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Landowners battle cogongrass spread
MISSISSIPPI STATE -- An invasive weed with no known value has made its way across half the state and shows no signs of letting up.
Cogongrass competes with desirable grasses and wins the battle for nutrients, but it is a very poor forage. Mississippians are learning the hard way that it is very difficult to keep this grass at bay.
John Byrd, Extension weed scientist with Mississippi State University, said the weed invades low-maintenance areas or those not in cultivation. It out-competes other grasses, yet provides nothing of value.
"It can release chemicals into the soil that inhibit the growth of other plants," Byrd said.
The weed spreads through wind-blown seeds and by rhizomes, a thick system of underground, horizontal stems capable of producing roots and shoots. It is difficult to destroy, and mowing and pesticides only temporarily slow its spread.
"Roundup and Arsenal will kill cogongrass for a growing season, but each node on the rhizome acts as a barrier to herbicide movement," Byrd said. "We'd like to find a herbicide that would slip through the nodes and kill a large section of the rhizome."
Herbicides applied in the spring just before bloom can prevent the weed from producing viable seeds, but it does not give long-term control.
Researchers are continuing to evaluate the effect new herbicides have on cogongrass. They are also looking at ways to modify the growing environment of cogongrass, such as by making changes in mowing frequency or soil fertility, to see if they can make it less competitive.
Byrd said researchers in Mississippi and other states are looking at ways to battle this weed. They are isolating particular pathogens found on some plant populations to see if these can inhibit its spread.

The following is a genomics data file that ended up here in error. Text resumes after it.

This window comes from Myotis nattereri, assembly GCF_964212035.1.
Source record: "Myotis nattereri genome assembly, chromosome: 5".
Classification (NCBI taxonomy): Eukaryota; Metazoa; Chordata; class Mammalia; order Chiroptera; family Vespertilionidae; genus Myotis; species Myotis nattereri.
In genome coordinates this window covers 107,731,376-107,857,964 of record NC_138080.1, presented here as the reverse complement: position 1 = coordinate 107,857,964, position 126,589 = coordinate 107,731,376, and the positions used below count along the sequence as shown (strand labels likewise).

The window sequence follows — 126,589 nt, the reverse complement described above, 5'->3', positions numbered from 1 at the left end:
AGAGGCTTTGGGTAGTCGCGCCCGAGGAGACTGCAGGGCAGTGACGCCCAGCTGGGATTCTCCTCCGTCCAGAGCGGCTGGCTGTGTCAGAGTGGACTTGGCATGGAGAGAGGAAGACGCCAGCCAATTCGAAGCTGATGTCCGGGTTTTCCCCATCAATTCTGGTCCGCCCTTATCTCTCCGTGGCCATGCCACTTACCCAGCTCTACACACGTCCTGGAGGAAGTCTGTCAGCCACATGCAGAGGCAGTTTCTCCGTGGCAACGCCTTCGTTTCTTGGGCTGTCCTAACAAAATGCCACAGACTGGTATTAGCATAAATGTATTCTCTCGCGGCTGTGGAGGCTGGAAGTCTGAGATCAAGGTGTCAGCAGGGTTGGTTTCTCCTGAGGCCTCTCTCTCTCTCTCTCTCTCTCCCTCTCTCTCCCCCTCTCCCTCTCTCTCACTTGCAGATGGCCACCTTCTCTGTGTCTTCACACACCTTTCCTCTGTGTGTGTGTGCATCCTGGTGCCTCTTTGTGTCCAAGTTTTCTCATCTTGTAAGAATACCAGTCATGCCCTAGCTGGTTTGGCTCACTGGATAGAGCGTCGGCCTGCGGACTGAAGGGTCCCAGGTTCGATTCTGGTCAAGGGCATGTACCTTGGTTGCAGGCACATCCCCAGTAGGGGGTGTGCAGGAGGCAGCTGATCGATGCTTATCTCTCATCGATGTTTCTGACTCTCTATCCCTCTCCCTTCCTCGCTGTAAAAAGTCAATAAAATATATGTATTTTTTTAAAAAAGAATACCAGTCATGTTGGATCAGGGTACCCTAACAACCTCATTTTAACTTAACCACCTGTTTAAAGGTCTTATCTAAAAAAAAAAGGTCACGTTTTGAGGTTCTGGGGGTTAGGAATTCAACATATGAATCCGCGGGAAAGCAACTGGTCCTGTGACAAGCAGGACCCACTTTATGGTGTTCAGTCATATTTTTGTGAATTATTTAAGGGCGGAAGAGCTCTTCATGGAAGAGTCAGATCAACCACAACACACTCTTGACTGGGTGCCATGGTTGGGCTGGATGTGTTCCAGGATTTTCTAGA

"We are seeing a pathogen this year on the seeds that prevent the seedling from becoming established," Byrd said. "This is helping from a biocontrol spread, but the majority of cogongrass spread occurs through rhizomes."
Some cost-share programs are available this year to landowners fighting congongrass. Byrd said the National Resource Conservation Service, the Mississippi Department of Agriculture and Commerce and the Mississippi Forestry Commission all are helping landowners fight cogongrass on their property.
But so far, it appears the most successful fight against cogongrass is preventing it from getting established.
"Sanitation is critical to preventing the spread of cogongrass," Byrd said. "Don't bushhog cogongrass when it is blooming because the seeds can contaminate the mowing equipment and spread to other areas."
Tillage equipment can carry rhizome-infested dirt to new areas, and logging equipment and logs dragged through cogongrass infected forests can spread the weed.
"Take the time to thoroughly clean all the equipment used in a cogongrass infected area before moving it to a new location," Byrd said.